Today is Valentine’s Day. With every person I pass in the hallways and observe on the fourth floor of the sun-streaked library, I play the guessing game. Analyzing half moon smiles, pissed off glares, and various hues of pink and red, it’s pretty easy to decipher the Valentine fans from the bitter “what a stupid Hallmark holiday” characters. Dressed in dark pink, I sit here wondering: what does this socially constructed holiday mean? To me, and to the girl in the corner with the red scarf, and my roommate who made the very intentional choice to wear blue?
I’ve always loved Valentine’s day… but maybe that’s just because I love love. Or the idea of love anyway. Growing up, I came down to the kitchen table on Valentine’s day with the same feeling that reigns over Christmas morning in the living room. Waiting next to the pancakes were Valentine themed pajamas, a variety of sweet treats, sparkling heart shaped cards, and goofy Valentine’s day odds and ends from the local Walgreens. I think I loved the holiday so much because it became a family affair. Throughout elementary and middle school I planned out my rosy Valentine outfits days in advance, and perfected cards for everyone in my class. Back then, no one was left out. We didn’t know yet about the loneliness of the holiday. We were all included by classroom law: “If you get a Valentine for one person, you have to get one for everyone!” Our parents were sent class lists, and we all came home from school with hand made heart-shaped crafts and sugar highs. In the days of walking in lines and chaos at recess, we were given the positive side of this holiday–our parents reminding us of their pride and love, and the focus on friendship and schoolyard crushes.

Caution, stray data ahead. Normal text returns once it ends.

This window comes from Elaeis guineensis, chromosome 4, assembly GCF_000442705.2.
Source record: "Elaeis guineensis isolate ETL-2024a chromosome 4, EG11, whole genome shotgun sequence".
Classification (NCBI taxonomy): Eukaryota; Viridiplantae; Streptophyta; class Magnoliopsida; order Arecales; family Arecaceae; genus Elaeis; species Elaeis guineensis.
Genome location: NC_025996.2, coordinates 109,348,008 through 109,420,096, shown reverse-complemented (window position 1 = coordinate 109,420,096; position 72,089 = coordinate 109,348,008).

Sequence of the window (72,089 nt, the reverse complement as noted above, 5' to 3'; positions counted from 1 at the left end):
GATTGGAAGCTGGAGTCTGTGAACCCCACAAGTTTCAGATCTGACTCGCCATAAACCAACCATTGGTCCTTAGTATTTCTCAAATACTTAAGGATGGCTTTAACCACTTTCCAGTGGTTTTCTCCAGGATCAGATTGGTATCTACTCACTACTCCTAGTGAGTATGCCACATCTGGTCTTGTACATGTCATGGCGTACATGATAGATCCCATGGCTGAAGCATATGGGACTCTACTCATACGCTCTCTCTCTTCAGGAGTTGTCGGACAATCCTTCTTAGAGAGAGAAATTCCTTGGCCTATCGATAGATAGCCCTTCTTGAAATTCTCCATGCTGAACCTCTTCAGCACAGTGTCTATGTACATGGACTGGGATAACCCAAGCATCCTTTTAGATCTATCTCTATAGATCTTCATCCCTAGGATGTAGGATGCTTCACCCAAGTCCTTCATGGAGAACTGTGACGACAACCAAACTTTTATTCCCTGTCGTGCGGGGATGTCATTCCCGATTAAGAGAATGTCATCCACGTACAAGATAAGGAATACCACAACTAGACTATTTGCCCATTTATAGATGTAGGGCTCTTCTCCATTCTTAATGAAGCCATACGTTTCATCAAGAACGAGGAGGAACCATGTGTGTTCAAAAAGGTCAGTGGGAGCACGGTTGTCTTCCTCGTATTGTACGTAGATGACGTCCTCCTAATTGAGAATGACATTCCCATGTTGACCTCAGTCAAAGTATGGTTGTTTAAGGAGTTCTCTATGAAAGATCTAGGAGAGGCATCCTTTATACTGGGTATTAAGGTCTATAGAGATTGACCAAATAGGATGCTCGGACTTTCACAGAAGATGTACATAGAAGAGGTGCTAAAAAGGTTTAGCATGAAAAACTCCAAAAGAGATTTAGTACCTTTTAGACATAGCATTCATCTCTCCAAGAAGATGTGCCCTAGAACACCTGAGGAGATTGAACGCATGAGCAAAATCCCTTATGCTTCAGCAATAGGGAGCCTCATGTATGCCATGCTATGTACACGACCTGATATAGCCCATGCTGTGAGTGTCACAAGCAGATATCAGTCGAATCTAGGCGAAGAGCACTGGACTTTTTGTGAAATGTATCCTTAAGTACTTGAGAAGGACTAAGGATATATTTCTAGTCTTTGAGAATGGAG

Of course, high school exposed us to the hatred of the holiday. If you were single, it became “cool” to protest it. Glass shard glares and scowls were aimed at those love birds in the hallway–holding hands and carrying red-ribbon gifts in plain sight. The exposure of Valentine’s day as a holiday constructed by materialism and consumer America was a new trend. Valentine’s day became a day people loved to hate. It was in high school (and I suppose here in college too) that you defined yourself as a Valentin-er or strictly anti-valentine. The Valentines are steeped in optimism, much to the disgust of the antis. What does your reaction to Valentine’s Day say about your identity? As an American and as an individual? Does it say something about how you see the world? About your relationship status, and where you spend your dollar? Does it represent how you feel about consumer culture? Or merely what you want people to think you think about materialism? Probably. Every Valentine’s Day is different for every person. This year, I’m drinking it in. I appreciate the opportunity to let the people I love know that they are important to me. Of course, I don’t love them any more today that I did yesterday or than I will tomorrow, but there’s something exciting about the possibility of Valentine’s Day. I don’t need roses (which are often harmful to the environment and exploit workers when imported) to enjoy this day. I just enjoy the opportunity to be a little corny. Valentine’s Day stands on it’s own. It may have been enhanced by consumer culture, but it began as something more than that. It began as a day when a man was executed, and the last words he wrote were words of love. Morbid, but true. There’s hope yet for real meaning of the day. When I think of a truly corporate constructed holiday, I think of “Sweetest Day.” A failed attempt at forcing the country to splurge on flowers and candy to avoid the guilt of a significant other feeling neglected or ignored. I couldn’t tell you the date of that fake holiday.
Valentine’s Day might come with too many material expectations, but I think its powers can be used for good. Tell someone you love them, and cut up some red construction paper. The best Valentine’s Days are home made.